Jean Pham '17

Psychology alumna wins award for non-invasive diagnostic technology

Experience with interdisciplinary collaboration prepares Jean Phuong Pham ’17 for master’s program

June 18, 2020   /  

In April, Jean Phuong Pham ’17’s team won first place in the medical devices track of Tufts University’s $100k New Ventures Competition, an annual event held by the Tufts Gordon Institute and Tufts Entrepreneurship Center in which teams working on startups compete for prizes and in-kind services that total more than $100,000.

Pham is currently working on her dual degree in innovation management and human factors engineering at the Tufts School of Engineering, where she met her teammates. She has been working with her team, called Cellens, on a revolutionary non-invasive test that quantifies physio-biomarkers on cell surfaces extracted from urine samples to provide a diagnostics score for bladder cancer. Cellens offers an alternative to the current invasive, expensive, and often inaccurate bladder cancer test options. The team also won the Ricci Interdisciplinary prize in the competition for their teamwork. “Our team comes from different backgrounds and represents various engineering expertise,” Pham said. “I work with a professor of mechanical engineering and teammates with biomedical engineering and data science backgrounds, so we are lucky to have a very interdisciplinary team.”

When Pham started looking for master’s programs, she knew she wanted an educational environment like the one she had at Wooster. “We learned to do projects independently but also collaboratively,” Pham said. “I knew I wanted that kind of education in my master’s program as well. I specifically looked for schools that were innovative, interdisciplinary, and extremely collaborative.” Tufts, she said, has “state-of-the-art research labs and facilities but also a very liberal arts kind of education where people who have diverse backgrounds meet and work on projects together,” Pham said.

A psychology major at Wooster, Pham says knowledge of the discipline helped her work well with her engineering-driven team at Tufts. “My psychology major taught me a lot about growth mindset and how to bring people from different backgrounds to work together and achieve the same goal,” she said. While all of her Wooster professors made an impact on her, Pham said her Independent Study and academic advisor Claudia Thompson, emerita professor of psychology, was particularly helpful. “She knew me very well on a personal level and really pushed me out of my comfort zone to try things she thought I would enjoy,” Pham remembered. “I was super impressed and am super thankful to this day for all of the attention and care that I received.” In addition to her major, Pham found Wooster prepared her well to be able to succeed in future endeavors. “The critical thinking, writing, speaking, and communicating skills that I learned at Wooster contribute to where I am now and the decisions that I’m making with my career path,” she said.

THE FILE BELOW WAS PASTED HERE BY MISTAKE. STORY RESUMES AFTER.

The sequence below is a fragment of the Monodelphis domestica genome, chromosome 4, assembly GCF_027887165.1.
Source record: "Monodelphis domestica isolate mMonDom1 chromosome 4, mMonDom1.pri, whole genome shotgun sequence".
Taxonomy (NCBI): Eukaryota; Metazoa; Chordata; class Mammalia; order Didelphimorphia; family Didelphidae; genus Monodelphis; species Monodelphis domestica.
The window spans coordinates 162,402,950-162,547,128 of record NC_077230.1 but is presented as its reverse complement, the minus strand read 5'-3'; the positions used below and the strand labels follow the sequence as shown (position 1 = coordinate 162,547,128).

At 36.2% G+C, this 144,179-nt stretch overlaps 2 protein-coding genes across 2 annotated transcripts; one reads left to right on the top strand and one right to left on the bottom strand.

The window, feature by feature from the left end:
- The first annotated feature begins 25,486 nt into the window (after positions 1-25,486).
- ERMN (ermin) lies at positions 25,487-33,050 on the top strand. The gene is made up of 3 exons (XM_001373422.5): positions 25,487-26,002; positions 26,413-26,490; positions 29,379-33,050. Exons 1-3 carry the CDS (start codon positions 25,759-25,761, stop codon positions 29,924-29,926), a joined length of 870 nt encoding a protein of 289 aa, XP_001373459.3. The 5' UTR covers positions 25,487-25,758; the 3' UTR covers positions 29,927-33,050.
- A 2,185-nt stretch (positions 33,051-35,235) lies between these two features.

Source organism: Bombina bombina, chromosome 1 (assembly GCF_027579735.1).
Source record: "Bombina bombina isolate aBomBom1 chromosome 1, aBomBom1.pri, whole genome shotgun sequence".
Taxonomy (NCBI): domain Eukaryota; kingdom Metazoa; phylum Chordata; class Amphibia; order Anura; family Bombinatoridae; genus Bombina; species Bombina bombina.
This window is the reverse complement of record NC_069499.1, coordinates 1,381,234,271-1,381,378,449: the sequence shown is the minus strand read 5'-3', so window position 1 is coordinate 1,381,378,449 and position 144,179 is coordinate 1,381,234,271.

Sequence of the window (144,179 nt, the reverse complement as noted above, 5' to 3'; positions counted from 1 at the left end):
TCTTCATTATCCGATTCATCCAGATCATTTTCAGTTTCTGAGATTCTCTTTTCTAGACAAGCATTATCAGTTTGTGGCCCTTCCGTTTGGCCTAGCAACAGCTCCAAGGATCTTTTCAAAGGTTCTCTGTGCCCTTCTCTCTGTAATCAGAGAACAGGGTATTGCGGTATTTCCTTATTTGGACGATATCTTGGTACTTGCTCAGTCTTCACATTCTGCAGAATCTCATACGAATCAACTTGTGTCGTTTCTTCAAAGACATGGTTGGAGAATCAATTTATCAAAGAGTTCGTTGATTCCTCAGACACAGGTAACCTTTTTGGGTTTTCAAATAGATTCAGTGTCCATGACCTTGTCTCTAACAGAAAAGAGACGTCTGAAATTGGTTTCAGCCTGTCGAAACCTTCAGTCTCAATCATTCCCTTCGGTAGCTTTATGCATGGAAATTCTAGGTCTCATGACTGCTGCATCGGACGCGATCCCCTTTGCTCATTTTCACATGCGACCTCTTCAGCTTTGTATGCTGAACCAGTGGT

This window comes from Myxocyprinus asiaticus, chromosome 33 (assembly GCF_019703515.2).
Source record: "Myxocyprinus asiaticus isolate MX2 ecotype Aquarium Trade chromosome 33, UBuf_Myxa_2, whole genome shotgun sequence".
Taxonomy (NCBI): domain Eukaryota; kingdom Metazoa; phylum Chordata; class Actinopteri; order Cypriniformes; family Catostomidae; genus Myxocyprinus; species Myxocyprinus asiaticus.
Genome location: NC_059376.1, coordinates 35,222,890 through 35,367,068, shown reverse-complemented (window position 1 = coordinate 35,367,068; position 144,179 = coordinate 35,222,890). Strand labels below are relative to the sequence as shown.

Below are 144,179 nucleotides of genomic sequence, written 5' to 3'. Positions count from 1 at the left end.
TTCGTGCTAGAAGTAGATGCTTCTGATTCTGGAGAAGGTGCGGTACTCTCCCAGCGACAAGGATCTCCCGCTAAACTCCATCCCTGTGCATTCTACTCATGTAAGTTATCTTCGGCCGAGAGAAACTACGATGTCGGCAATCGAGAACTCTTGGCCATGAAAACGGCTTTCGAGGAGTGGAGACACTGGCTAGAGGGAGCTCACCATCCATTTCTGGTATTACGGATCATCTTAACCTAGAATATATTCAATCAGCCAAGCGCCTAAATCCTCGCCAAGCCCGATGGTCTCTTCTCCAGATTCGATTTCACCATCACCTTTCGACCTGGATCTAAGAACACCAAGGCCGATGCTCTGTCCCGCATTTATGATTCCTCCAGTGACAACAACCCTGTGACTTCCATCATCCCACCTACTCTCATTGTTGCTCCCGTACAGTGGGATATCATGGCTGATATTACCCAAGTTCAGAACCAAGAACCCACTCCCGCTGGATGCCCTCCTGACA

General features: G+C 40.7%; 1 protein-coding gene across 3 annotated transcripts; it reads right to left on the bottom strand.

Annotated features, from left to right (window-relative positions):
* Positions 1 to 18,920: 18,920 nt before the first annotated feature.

Pham also recognizes that the opportunities and funding she received from the Advising, Planning, and Experiential Learning (APEX) center at Wooster helped her explore her interests and narrow her career path. “APEX really did a great job of pushing students out there and funding all of the internships and experience so we could actually try out different things before we commit to a career,” Pham said. “They did a phenomenal job.”

The coronavirus pandemic has changed Pham’s studies and work, but her team has made the most of it, continuing their development of Cellens. The recent $100k New Ventures Competition was held virtually, which the team was well-prepared for because they have been conducting interviews online and over the phone to do their market research. While the lab in which the team was working has been closed, Pham says that the impacts of COVID-19 have shown how important diagnostic products like Cellens can be. “It’s a very exciting time right now, actually, to work on a diagnostic product that is non-invasive,” Pham said. “With the impact of COVID-19, people understand how good diagnostic testing could save lives.” Pham and her team continue to develop Cellens in hopes of doing just that.